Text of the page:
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The most basic component of Linux operating systems is the Linux kernel. It manages the system's resources and acts as an intermediary between the computer's hardware and software.
The Linux kernel is software with a modular design. Modules can be compiled/embedded as loadable modules. They can be dynamically installed and removed from the running kernel without the need to reboot the system.
In this article, we will provide information on how to use the rmmod command to remove modules from the Linux Kernel.
rmmod command Overview
rmmod command is used to remove a module from the linux kernel. Most of the users still use
-r option instead of using
To remove a module from the system, you need to know which module will be removed. And of course the module must be installed in the system. To remove a module from the system, you need to know which module will be removed. And of course the module must be installed in the system:
[foc@rocky9 ~]$ lsmod Module Size Used by tls 110592 0 nft_fib_inet 16384 1 ip_set 61440 0 fuse 172032 1 xfs 1982464 2 libcrc32c 16384 4 nf_conntrack,nf_nat,nf_tables,xfs sr_mod 28672 0 cdrom 81920 1 sr_mod sg 40960 0 crc32c_intel 24576 1 ahci 40960 0 libahci 45056 1 ahci libata 299008 2 libahci,ahci ghash_clmulni_intel 16384 0 serio_raw 20480 0 virtio_blk 20480 3 virtio_net 65536 0 virtio_console 40960 0 ...
You can use the following command to get information about the module you want to remove:
[foc@rocky9 ~]$ modinfo fuse filename: /lib/modules/5.14.0-70.22.1.el9_0.x86_64/kernel/fs/fuse/fuse.ko.xz alias: devname:fuse alias: char-major-10-229 alias: fs-fuseblk alias: fs-fuse license: GPL description: Filesystem in Userspace author: Miklos Szeredi <email@example.com> alias: fs-fusectl rhelversion: 9.0 srcversion: C941195B228AD648313EEA7 ...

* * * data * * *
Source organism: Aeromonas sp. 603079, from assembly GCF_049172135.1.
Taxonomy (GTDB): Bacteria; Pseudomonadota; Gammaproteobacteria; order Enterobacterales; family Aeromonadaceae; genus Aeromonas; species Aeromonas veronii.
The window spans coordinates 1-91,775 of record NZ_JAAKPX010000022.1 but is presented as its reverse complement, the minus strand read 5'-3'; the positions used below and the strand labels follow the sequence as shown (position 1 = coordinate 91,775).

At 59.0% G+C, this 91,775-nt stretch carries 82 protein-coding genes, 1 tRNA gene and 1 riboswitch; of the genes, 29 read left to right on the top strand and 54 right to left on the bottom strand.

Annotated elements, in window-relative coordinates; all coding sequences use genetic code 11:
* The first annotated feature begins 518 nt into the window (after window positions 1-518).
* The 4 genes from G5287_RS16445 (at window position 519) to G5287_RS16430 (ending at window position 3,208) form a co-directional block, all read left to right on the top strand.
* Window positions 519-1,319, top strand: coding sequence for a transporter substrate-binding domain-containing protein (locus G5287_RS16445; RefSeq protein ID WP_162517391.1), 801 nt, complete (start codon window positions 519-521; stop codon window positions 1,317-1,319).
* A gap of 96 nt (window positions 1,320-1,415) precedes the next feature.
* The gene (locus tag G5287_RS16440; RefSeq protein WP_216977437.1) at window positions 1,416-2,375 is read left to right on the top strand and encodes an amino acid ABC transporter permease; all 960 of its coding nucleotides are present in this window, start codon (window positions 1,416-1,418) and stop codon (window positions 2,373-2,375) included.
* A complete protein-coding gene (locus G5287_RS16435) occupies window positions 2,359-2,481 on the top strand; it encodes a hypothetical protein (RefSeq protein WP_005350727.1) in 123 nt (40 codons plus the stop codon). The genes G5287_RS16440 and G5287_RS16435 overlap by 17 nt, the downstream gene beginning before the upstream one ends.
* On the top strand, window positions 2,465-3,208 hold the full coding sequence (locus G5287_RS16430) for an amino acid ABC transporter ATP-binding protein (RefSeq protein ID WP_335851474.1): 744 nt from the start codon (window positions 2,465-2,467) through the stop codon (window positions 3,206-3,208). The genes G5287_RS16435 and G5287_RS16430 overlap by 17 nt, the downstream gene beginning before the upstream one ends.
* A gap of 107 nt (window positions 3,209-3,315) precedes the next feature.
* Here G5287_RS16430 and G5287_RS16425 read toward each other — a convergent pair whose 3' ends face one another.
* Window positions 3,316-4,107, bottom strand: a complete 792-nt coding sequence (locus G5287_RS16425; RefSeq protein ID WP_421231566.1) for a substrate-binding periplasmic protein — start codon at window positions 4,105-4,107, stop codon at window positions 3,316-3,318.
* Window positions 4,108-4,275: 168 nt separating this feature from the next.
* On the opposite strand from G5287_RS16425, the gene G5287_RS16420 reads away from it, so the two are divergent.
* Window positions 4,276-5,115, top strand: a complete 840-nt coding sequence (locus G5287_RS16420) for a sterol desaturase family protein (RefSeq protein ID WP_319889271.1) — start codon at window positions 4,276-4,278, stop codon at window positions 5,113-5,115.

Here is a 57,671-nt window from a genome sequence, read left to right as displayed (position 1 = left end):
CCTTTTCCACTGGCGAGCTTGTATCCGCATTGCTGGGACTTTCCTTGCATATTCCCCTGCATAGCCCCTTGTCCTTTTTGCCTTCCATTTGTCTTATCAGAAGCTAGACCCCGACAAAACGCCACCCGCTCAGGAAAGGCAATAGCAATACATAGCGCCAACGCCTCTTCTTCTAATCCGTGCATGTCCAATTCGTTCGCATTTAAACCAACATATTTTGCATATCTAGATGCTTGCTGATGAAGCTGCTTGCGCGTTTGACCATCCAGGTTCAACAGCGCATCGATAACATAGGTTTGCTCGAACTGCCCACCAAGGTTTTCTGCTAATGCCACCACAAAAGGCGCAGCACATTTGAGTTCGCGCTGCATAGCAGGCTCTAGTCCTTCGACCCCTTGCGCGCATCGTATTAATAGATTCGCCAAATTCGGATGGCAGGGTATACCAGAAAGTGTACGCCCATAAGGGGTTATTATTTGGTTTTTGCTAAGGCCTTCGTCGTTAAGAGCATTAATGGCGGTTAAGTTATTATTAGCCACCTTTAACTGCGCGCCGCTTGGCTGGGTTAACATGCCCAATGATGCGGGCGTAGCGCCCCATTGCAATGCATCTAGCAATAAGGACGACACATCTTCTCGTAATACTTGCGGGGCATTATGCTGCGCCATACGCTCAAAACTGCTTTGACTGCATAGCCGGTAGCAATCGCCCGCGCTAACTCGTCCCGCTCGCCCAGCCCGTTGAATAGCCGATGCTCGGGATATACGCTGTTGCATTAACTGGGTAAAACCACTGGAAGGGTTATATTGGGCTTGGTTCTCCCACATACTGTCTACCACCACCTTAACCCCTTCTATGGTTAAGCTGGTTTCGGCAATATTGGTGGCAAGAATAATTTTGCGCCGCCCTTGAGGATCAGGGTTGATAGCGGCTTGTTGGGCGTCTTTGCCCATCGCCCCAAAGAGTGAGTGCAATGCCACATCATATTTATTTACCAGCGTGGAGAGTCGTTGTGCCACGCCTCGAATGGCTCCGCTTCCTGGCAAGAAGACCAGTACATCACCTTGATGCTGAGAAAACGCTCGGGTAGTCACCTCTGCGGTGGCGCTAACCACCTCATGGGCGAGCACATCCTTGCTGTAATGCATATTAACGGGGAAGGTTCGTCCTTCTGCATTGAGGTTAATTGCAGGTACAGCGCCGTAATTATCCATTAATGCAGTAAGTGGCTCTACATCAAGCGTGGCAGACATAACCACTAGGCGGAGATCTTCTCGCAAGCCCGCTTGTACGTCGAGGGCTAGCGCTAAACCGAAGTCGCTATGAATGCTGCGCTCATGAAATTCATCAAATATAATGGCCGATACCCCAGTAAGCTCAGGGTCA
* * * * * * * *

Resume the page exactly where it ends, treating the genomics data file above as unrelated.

How to remove module with rmmod?
The use of the RMMOD command is as follows:
rmmod [options] module_name1 module_name2...
Modules to be removed can be written in succession. You may be trying to Remove a module used:
[foc@rocky9 ~]$ sudo rmmod fuse rmmod: ERROR: Module fuse is in use
However, if you are determined to remove the module from the system, add the -
[foc@rocky9 ~]$ sudo rmmod -f fuse
Check the removed module:
[foc@rocky9 ~]$ lsmod | grep fuse
If you cannot see among the installed modules, the removal process is successful.
Another method to remove the module:
[foc@rocky9]$ sudo rmmod /lib/modules/5.14.0-70.22.1.el9_0.x86_64/kernel/fs/fuse/fuse.ko.xz
The directory where the module is installed is written after the
rmmod command. In this way, the module is removed from the system.
Prevent Module From Loading Permanently
When a module is removed using
rmmod command, the module is loaded in the system boot when the system is restarted.
To permanently disable the module from loading during boot, you can create a file under
/etc/modprobe.d directory to permanently disable the installation of this core module, and this module is put into the blacklist. For example:
[foc@rocky9 ~]$ sudo vi /etc/modprobe.d/module_blacklist.conf blacklist fuse
This module will no longer be loaded when the system starts again. When the system starts, you can control the module with the following command:
[foc@rocky9 ~]$ lsmod | grep fuse
In this article, we gave information about removing module with
rmmod. For more details, you can get information from the
rmmod manual page:
foc@fedora:/tmp$ man rmmod
We talked about the lsmod and modinfo commands. Below we leave information about the commands you may need together with
- Depmod: Generate a list of kernel module dependencies and associated map files.
- Insmod: Insert a module into the Linux kernel.
- Modprobe: Add and remove modules from the Linux kernel.